A maverick spy’s season in prison.
Kiriakou (The Reluctant Spy: My Secret Life in the CIA’s War on Terror, 2010) writes that whistleblowing the CIA’s “enhanced interrogation” program ended his career and led to his prosecution for inadvertently violating the Intelligence Identities Protection Act: “I took a plea to one count,” he writes. “I didn’t fear prison. I was tougher than the CIA thought I was.” Still, he was surprised to find that “the training and experience that I had amassed in my CIA career would prepare me to survive and thrive in prison.” Kiriakou references 20 famous espionage “rules”—e.g., “admit nothing, deny everything, make counteraccusations”—as being particularly suited to incarceration, given that “prison is a combination of seventh grade, Lord of the Flies, and a mental institution.” The author had expected to serve about two years in a federal work camp, but he was placed in a low-security prison. Although Kiriakou’s burly physique and black-ops reputation protected him, he still found prison’s brutal, unwritten social codes to be challenging: “There were many more weirdos, lunatics, and freaks than there were good guys.” He notes that due to persistent segregation, he spent a year dining with the self-proclaimed “Aryans” before being invited to join the “Italians” (organized crime members). While Kiriakou speaks highly of a few helpful friends, he is disparaging of most of the people he encountered behind bars, particularly the high population of pedophiles (scorned by all other inmates) and the guards. “There were certainly some COs I respected,” he writes. “The sad truth, however, is that most COs are assholes.” Kiriakou confidently portrays himself as a larger-than-life survivor type, justifiably proud of his stance against CIA–sanctioned torture, but the book suffers from being overly cranky and exceedingly anecdotal.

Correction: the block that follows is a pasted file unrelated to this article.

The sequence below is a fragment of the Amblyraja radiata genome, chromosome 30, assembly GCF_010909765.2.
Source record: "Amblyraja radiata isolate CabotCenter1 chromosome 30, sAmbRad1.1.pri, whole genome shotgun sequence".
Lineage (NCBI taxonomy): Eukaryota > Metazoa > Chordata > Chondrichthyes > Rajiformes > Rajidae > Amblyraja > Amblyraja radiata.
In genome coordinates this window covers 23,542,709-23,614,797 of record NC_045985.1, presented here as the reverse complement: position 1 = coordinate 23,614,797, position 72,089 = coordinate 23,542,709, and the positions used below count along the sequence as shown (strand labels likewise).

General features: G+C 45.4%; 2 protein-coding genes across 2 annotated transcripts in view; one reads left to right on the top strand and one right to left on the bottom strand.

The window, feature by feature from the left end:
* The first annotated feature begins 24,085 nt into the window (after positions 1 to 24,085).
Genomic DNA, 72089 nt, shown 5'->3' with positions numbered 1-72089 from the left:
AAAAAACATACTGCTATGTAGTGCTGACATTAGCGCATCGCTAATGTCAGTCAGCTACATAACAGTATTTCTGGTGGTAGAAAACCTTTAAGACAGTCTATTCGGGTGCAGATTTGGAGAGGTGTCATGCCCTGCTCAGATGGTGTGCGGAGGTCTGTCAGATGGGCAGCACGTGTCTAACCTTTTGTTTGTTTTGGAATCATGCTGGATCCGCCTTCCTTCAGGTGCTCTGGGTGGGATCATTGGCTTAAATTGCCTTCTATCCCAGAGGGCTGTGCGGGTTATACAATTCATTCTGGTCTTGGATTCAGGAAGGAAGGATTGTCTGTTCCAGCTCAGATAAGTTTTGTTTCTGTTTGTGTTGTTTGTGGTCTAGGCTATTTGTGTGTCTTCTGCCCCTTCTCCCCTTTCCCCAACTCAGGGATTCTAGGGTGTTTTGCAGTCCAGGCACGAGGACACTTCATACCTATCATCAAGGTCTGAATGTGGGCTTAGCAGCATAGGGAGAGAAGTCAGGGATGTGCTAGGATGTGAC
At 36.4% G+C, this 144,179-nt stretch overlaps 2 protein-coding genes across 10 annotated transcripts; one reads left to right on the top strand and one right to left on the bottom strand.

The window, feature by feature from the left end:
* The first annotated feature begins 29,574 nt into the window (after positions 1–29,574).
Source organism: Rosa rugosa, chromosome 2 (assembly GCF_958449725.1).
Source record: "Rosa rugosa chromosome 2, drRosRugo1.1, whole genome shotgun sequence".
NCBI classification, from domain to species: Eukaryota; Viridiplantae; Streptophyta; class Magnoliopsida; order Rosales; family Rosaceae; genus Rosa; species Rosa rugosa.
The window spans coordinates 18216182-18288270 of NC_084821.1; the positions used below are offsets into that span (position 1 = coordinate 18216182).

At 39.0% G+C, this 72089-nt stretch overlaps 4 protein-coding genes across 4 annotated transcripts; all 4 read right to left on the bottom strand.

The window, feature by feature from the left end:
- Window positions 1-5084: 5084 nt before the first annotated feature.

An irreverent and unsettling footnote to the war on terror.